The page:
Daily Update 4.8
Week 8: Module 4: Date 3/22/13
What is your largest organ? It’s extremely flexible and comes in many different colors. That’s right, it’s your skin. The average adult has over eight pounds (3.6 kilos) of skin and it covers 2 square meters (22 square ft). Our skin has three layers. The epidermis, the dermis and the subcutis. The epidermis is the outermost layer. The epidermis is made up of cells called keratinocytes. These cells are made up of keratin, which is also what our hair and nails are made of. The keratinocytes are produced in the deepest level of the epidermis. These cells are constantly being pushed toward the skins surface by new cells until they reach the exterior where they die and flake off. This process takes about five weeks.
The next layer is the dermis, this layer gives the skin its elasticity and strength. This is due to the collagen and elastin. The collagen provides strength and resistance to damage, while the elastin allows the skin to stretch.
It is these two layers that we are going to examine. The crew of the JRH has been at sea for over 50 days and while not all of these were bright and sunny the crew members were being exposed to Ultraviolet (UV) rays the entire time. UV rays consist of UVA, UVB and UVC. The ozone layer absorbs almost all of UVC and most of UVB rays. The UVB rays that do reach the earth’s surface are the ones that are responsible for tanning and burning. The UVB rays do not penetrate the skin very deeply and affect mainly the epidermal layer. UVB rays affect melanocytes, which in turn produce melanin and create the tanning effect. Prolonged exposure to these rays can also have a number of visual skin effects and can eventually lead to cancer.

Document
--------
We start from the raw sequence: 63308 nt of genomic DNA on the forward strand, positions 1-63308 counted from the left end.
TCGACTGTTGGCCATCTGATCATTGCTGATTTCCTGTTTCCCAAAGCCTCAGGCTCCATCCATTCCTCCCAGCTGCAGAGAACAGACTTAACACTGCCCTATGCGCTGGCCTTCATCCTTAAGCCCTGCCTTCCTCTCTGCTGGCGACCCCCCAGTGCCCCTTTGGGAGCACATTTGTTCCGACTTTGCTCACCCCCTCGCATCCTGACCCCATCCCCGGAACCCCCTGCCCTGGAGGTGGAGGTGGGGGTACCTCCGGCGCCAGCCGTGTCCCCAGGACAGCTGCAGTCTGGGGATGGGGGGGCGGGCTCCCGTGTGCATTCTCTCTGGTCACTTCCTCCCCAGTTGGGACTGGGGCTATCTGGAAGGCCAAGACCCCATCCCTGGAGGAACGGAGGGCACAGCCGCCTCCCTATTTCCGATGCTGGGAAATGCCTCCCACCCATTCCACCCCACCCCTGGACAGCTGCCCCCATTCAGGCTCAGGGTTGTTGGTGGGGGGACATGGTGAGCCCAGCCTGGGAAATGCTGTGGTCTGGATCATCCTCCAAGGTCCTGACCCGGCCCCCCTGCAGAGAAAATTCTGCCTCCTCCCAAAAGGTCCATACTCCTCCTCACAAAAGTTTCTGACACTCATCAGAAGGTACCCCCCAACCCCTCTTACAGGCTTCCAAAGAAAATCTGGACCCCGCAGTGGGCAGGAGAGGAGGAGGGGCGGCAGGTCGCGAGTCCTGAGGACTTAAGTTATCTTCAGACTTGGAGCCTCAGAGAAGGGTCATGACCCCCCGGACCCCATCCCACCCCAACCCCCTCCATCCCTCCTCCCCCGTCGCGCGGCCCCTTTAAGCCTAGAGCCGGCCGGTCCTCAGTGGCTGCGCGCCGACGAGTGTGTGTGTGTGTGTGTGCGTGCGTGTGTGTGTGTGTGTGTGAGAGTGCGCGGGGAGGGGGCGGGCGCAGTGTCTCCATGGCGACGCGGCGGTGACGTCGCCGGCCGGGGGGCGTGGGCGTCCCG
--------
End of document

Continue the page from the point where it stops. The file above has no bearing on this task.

UVA rays make up around 90-95% of the solar radiation reaching the earth. UVA rays can penetrate deeper into the skin and affect the dermis layer. UVA rays are present during all daylight hours and can penetrate glass and clouds. We are exposed to a great deal of UVA rays throughout our lifetime. If we look back at what is contained within the dermis layer we see that it has elastin and collagen. The effects of UVA on these substances cause the wrinkles and breakdown of the elasticity of the skin, i.e. sagging of the skin.
In this fairly famous photo and resulting study in the New England Journal of Medicine we see the effects of UVA rays on a lifetime truck driver.
It is a good thing for the crew that they are well aware of these dangers and because of that wear long sleeves and usually hats as well.